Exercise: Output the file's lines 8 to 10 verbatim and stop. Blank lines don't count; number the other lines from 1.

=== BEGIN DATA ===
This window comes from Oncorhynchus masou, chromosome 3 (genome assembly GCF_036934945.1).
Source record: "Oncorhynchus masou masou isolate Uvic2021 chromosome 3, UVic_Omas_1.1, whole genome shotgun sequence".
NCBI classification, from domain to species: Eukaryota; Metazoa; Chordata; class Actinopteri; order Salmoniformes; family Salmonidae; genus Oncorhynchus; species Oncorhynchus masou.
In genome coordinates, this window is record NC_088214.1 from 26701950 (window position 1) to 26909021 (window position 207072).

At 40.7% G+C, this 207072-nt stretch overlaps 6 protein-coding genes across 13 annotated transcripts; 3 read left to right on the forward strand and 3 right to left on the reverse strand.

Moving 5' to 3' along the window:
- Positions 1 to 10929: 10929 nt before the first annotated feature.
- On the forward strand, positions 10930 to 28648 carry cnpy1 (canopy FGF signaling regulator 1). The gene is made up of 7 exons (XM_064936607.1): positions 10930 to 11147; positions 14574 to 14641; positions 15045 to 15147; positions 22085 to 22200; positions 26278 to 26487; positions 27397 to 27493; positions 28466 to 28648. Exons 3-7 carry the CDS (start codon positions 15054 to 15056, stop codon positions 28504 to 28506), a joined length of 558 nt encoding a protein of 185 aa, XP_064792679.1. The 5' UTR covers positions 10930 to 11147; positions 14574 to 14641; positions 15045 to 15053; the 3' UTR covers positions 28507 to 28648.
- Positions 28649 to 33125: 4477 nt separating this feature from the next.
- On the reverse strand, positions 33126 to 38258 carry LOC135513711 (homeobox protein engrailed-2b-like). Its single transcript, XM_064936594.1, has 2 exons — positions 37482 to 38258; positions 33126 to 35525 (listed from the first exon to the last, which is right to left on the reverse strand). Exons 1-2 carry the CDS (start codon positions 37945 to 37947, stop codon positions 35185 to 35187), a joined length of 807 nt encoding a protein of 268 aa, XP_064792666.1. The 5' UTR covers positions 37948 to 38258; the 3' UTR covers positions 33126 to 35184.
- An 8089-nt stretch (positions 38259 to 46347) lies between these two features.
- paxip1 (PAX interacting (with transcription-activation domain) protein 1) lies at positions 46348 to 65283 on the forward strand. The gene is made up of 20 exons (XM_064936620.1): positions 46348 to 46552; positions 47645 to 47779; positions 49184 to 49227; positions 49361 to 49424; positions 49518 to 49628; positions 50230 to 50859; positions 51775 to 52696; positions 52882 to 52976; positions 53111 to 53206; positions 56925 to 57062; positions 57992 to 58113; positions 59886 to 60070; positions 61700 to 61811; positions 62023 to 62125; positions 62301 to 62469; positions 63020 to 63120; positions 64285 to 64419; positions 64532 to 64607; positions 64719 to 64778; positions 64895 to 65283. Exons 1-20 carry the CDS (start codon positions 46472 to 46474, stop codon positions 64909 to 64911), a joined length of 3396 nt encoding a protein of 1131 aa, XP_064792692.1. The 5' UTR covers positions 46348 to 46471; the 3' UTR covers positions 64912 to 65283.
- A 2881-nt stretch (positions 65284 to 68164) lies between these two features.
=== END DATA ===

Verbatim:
- On the forward strand, positions 10930 to 28648 carry cnpy1 (canopy FGF signaling regulator 1). The gene is made up of 7 exons (XM_064936607.1): positions 10930 to 11147; positions 14574 to 14641; positions 15045 to 15147; positions 22085 to 22200; positions 26278 to 26487; positions 27397 to 27493; positions 28466 to 28648. Exons 3-7 carry the CDS (start codon positions 15054 to 15056, stop codon positions 28504 to 28506), a joined length of 558 nt encoding a protein of 185 aa, XP_064792679.1. The 5' UTR covers positions 10930 to 11147; positions 14574 to 14641; positions 15045 to 15053; the 3' UTR covers positions 28507 to 28648.
- Positions 28649 to 33125: 4477 nt separating this feature from the next.
- On the reverse strand, positions 33126 to 38258 carry LOC135513711 (homeobox protein engrailed-2b-like). Its single transcript, XM_064936594.1, has 2 exons — positions 37482 to 38258; positions 33126 to 35525 (listed from the first exon to the last, which is right to left on the reverse strand). Exons 1-2 carry the CDS (start codon positions 37945 to 37947, stop codon positions 35185 to 35187), a joined length of 807 nt encoding a protein of 268 aa, XP_064792666.1. The 5' UTR covers positions 37948 to 38258; the 3' UTR covers positions 33126 to 35184.